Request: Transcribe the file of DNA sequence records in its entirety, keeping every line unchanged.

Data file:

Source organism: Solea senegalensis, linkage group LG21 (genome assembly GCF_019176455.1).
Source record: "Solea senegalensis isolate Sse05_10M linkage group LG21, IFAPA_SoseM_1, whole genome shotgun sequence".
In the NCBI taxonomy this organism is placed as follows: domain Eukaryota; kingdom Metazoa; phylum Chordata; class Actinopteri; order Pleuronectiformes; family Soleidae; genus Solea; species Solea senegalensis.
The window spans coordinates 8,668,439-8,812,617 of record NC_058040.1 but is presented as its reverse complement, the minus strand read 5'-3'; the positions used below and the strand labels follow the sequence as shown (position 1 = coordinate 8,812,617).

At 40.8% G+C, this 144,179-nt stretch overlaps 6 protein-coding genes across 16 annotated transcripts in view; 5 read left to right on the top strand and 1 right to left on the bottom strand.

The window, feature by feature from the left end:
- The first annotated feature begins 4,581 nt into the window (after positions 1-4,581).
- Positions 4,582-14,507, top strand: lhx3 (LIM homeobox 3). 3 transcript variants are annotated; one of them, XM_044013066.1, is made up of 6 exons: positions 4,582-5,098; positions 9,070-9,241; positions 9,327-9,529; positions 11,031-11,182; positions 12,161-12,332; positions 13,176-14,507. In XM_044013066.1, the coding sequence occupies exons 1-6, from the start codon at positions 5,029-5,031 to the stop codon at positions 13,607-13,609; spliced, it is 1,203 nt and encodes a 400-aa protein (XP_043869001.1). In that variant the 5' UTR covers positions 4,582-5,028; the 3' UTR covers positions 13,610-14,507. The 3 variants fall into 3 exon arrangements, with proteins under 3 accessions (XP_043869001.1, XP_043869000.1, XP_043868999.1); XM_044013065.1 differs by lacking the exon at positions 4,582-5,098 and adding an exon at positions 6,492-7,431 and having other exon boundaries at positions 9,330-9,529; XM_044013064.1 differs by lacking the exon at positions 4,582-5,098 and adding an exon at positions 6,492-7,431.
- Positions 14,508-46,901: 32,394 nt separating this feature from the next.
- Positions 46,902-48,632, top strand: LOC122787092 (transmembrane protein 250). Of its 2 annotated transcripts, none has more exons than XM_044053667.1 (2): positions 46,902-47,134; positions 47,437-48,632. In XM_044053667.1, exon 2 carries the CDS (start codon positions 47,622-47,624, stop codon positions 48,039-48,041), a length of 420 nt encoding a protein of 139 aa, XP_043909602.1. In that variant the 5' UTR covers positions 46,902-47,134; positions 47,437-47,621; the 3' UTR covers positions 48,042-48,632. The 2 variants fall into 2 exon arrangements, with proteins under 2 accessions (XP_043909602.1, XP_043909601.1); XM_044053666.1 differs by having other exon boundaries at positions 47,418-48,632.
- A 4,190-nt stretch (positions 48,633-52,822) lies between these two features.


Source organism: Solea senegalensis, linkage group LG21 (genome assembly GCF_019176455.1).
Source record: "Solea senegalensis isolate Sse05_10M linkage group LG21, IFAPA_SoseM_1, whole genome shotgun sequence".
In the NCBI taxonomy this organism is placed as follows: domain Eukaryota; kingdom Metazoa; phylum Chordata; class Actinopteri; order Pleuronectiformes; family Soleidae; genus Solea; species Solea senegalensis.
The window spans coordinates 8,668,439-8,812,617 of record NC_058040.1 but is presented as its reverse complement, the minus strand read 5'-3'; the positions used below and the strand labels follow the sequence as shown (position 1 = coordinate 8,812,617).

At 40.8% G+C, this 144,179-nt stretch overlaps 6 protein-coding genes across 16 annotated transcripts in view; 5 read left to right on the top strand and 1 right to left on the bottom strand.

The window, feature by feature from the left end:
- The first annotated feature begins 4,581 nt into the window (after positions 1-4,581).
- Positions 4,582-14,507, top strand: lhx3 (LIM homeobox 3). 3 transcript variants are annotated; one of them, XM_044013066.1, is made up of 6 exons: positions 4,582-5,098; positions 9,070-9,241; positions 9,327-9,529; positions 11,031-11,182; positions 12,161-12,332; positions 13,176-14,507. In XM_044013066.1, the coding sequence occupies exons 1-6, from the start codon at positions 5,029-5,031 to the stop codon at positions 13,607-13,609; spliced, it is 1,203 nt and encodes a 400-aa protein (XP_043869001.1). In that variant the 5' UTR covers positions 4,582-5,028; the 3' UTR covers positions 13,610-14,507. The 3 variants fall into 3 exon arrangements, with proteins under 3 accessions (XP_043869001.1, XP_043869000.1, XP_043868999.1); XM_044013065.1 differs by lacking the exon at positions 4,582-5,098 and adding an exon at positions 6,492-7,431 and having other exon boundaries at positions 9,330-9,529; XM_044013064.1 differs by lacking the exon at positions 4,582-5,098 and adding an exon at positions 6,492-7,431.
- Positions 14,508-46,901: 32,394 nt separating this feature from the next.
- Positions 46,902-48,632, top strand: LOC122787092 (transmembrane protein 250). Of its 2 annotated transcripts, none has more exons than XM_044053667.1 (2): positions 46,902-47,134; positions 47,437-48,632. In XM_044053667.1, exon 2 carries the CDS (start codon positions 47,622-47,624, stop codon positions 48,039-48,041), a length of 420 nt encoding a protein of 139 aa, XP_043909602.1. In that variant the 5' UTR covers positions 46,902-47,134; positions 47,437-47,621; the 3' UTR covers positions 48,042-48,632. The 2 variants fall into 2 exon arrangements, with proteins under 2 accessions (XP_043909602.1, XP_043909601.1); XM_044053666.1 differs by having other exon boundaries at positions 47,418-48,632.
- A 4,190-nt stretch (positions 48,633-52,822) lies between these two features.